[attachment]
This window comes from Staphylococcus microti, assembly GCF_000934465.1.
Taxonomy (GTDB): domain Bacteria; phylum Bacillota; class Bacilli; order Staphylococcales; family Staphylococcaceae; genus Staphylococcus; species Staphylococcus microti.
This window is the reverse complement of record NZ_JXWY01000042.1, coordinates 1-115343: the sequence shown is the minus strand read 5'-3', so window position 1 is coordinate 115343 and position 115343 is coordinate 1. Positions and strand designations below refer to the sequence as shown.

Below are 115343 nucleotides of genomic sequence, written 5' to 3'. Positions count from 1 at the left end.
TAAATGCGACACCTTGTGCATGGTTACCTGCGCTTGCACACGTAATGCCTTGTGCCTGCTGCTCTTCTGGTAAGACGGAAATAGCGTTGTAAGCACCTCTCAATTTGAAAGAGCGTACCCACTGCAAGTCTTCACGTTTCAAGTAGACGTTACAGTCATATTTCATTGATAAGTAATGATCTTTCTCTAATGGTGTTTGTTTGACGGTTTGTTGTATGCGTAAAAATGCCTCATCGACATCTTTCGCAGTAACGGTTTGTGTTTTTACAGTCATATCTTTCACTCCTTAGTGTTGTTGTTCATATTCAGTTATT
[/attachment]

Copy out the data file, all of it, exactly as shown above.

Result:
This window comes from Staphylococcus microti, assembly GCF_000934465.1.
Taxonomy (GTDB): domain Bacteria; phylum Bacillota; class Bacilli; order Staphylococcales; family Staphylococcaceae; genus Staphylococcus; species Staphylococcus microti.
This window is the reverse complement of record NZ_JXWY01000042.1, coordinates 1-115343: the sequence shown is the minus strand read 5'-3', so window position 1 is coordinate 115343 and position 115343 is coordinate 1. Positions and strand designations below refer to the sequence as shown.

Below are 115343 nucleotides of genomic sequence, written 5' to 3'. Positions count from 1 at the left end.
TAAATGCGACACCTTGTGCATGGTTACCTGCGCTTGCACACGTAATGCCTTGTGCCTGCTGCTCTTCTGGTAAGACGGAAATAGCGTTGTAAGCACCTCTCAATTTGAAAGAGCGTACCCACTGCAAGTCTTCACGTTTCAAGTAGACGTTACAGTCATATTTCATTGATAAGTAATGATCTTTCTCTAATGGTGTTTGTTTGACGGTTTGTTGTATGCGTAAAAATGCCTCATCGACATCTTTCGCAGTAACGGTTTGTGTTTTTACAGTCATATCTTTCACTCCTTAGTGTTGTTGTTCATATTCAGTTATT